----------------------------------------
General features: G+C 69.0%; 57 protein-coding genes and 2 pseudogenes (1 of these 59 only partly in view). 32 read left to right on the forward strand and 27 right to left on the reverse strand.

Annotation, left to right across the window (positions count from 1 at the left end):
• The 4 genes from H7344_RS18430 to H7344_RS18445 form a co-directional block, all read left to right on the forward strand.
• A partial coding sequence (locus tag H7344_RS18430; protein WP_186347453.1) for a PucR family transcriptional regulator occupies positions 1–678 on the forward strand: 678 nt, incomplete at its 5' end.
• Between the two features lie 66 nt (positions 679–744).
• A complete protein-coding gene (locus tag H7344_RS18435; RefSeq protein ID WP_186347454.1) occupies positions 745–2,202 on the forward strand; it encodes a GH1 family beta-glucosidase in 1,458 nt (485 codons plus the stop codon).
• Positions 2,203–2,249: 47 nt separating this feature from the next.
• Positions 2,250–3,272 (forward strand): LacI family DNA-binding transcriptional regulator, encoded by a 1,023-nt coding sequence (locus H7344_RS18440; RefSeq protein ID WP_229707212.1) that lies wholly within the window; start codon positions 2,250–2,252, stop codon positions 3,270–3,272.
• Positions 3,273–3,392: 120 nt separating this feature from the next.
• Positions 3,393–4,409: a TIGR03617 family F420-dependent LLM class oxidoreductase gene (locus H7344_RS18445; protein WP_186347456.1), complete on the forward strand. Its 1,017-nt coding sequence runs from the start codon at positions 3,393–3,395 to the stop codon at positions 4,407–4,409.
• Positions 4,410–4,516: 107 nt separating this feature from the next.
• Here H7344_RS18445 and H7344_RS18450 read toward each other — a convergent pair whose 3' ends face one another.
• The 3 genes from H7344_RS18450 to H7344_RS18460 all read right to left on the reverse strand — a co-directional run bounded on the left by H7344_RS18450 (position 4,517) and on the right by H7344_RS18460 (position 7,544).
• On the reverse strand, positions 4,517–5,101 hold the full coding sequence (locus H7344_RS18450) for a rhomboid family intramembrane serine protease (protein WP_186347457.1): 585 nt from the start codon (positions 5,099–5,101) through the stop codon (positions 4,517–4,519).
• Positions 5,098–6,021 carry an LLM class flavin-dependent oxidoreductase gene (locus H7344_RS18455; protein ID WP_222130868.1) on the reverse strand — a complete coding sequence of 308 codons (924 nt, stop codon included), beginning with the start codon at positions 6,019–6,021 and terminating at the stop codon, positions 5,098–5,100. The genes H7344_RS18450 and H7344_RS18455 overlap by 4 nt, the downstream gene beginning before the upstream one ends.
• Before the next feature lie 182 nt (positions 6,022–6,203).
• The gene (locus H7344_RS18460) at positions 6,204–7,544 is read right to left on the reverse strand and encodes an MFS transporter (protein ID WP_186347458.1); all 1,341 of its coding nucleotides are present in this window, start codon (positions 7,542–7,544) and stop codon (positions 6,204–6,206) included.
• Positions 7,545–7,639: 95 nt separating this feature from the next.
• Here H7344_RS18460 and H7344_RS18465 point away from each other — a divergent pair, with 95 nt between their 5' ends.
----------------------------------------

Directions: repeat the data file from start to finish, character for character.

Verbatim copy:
General features: G+C 69.0%; 57 protein-coding genes and 2 pseudogenes (1 of these 59 only partly in view). 32 read left to right on the forward strand and 27 right to left on the reverse strand.

Annotation, left to right across the window (positions count from 1 at the left end):
• The 4 genes from H7344_RS18430 to H7344_RS18445 form a co-directional block, all read left to right on the forward strand.
• A partial coding sequence (locus tag H7344_RS18430; protein WP_186347453.1) for a PucR family transcriptional regulator occupies positions 1–678 on the forward strand: 678 nt, incomplete at its 5' end.
• Between the two features lie 66 nt (positions 679–744).
• A complete protein-coding gene (locus tag H7344_RS18435; RefSeq protein ID WP_186347454.1) occupies positions 745–2,202 on the forward strand; it encodes a GH1 family beta-glucosidase in 1,458 nt (485 codons plus the stop codon).
• Positions 2,203–2,249: 47 nt separating this feature from the next.
• Positions 2,250–3,272 (forward strand): LacI family DNA-binding transcriptional regulator, encoded by a 1,023-nt coding sequence (locus H7344_RS18440; RefSeq protein ID WP_229707212.1) that lies wholly within the window; start codon positions 2,250–2,252, stop codon positions 3,270–3,272.
• Positions 3,273–3,392: 120 nt separating this feature from the next.
• Positions 3,393–4,409: a TIGR03617 family F420-dependent LLM class oxidoreductase gene (locus H7344_RS18445; protein WP_186347456.1), complete on the forward strand. Its 1,017-nt coding sequence runs from the start codon at positions 3,393–3,395 to the stop codon at positions 4,407–4,409.
• Positions 4,410–4,516: 107 nt separating this feature from the next.
• Here H7344_RS18445 and H7344_RS18450 read toward each other — a convergent pair whose 3' ends face one another.
• The 3 genes from H7344_RS18450 to H7344_RS18460 all read right to left on the reverse strand — a co-directional run bounded on the left by H7344_RS18450 (position 4,517) and on the right by H7344_RS18460 (position 7,544).
• On the reverse strand, positions 4,517–5,101 hold the full coding sequence (locus H7344_RS18450) for a rhomboid family intramembrane serine protease (protein WP_186347457.1): 585 nt from the start codon (positions 5,099–5,101) through the stop codon (positions 4,517–4,519).
• Positions 5,098–6,021 carry an LLM class flavin-dependent oxidoreductase gene (locus H7344_RS18455; protein ID WP_222130868.1) on the reverse strand — a complete coding sequence of 308 codons (924 nt, stop codon included), beginning with the start codon at positions 6,019–6,021 and terminating at the stop codon, positions 5,098–5,100. The genes H7344_RS18450 and H7344_RS18455 overlap by 4 nt, the downstream gene beginning before the upstream one ends.
• Before the next feature lie 182 nt (positions 6,022–6,203).
• The gene (locus H7344_RS18460) at positions 6,204–7,544 is read right to left on the reverse strand and encodes an MFS transporter (protein ID WP_186347458.1); all 1,341 of its coding nucleotides are present in this window, start codon (positions 7,542–7,544) and stop codon (positions 6,204–6,206) included.
• Positions 7,545–7,639: 95 nt separating this feature from the next.
• Here H7344_RS18460 and H7344_RS18465 point away from each other — a divergent pair, with 95 nt between their 5' ends.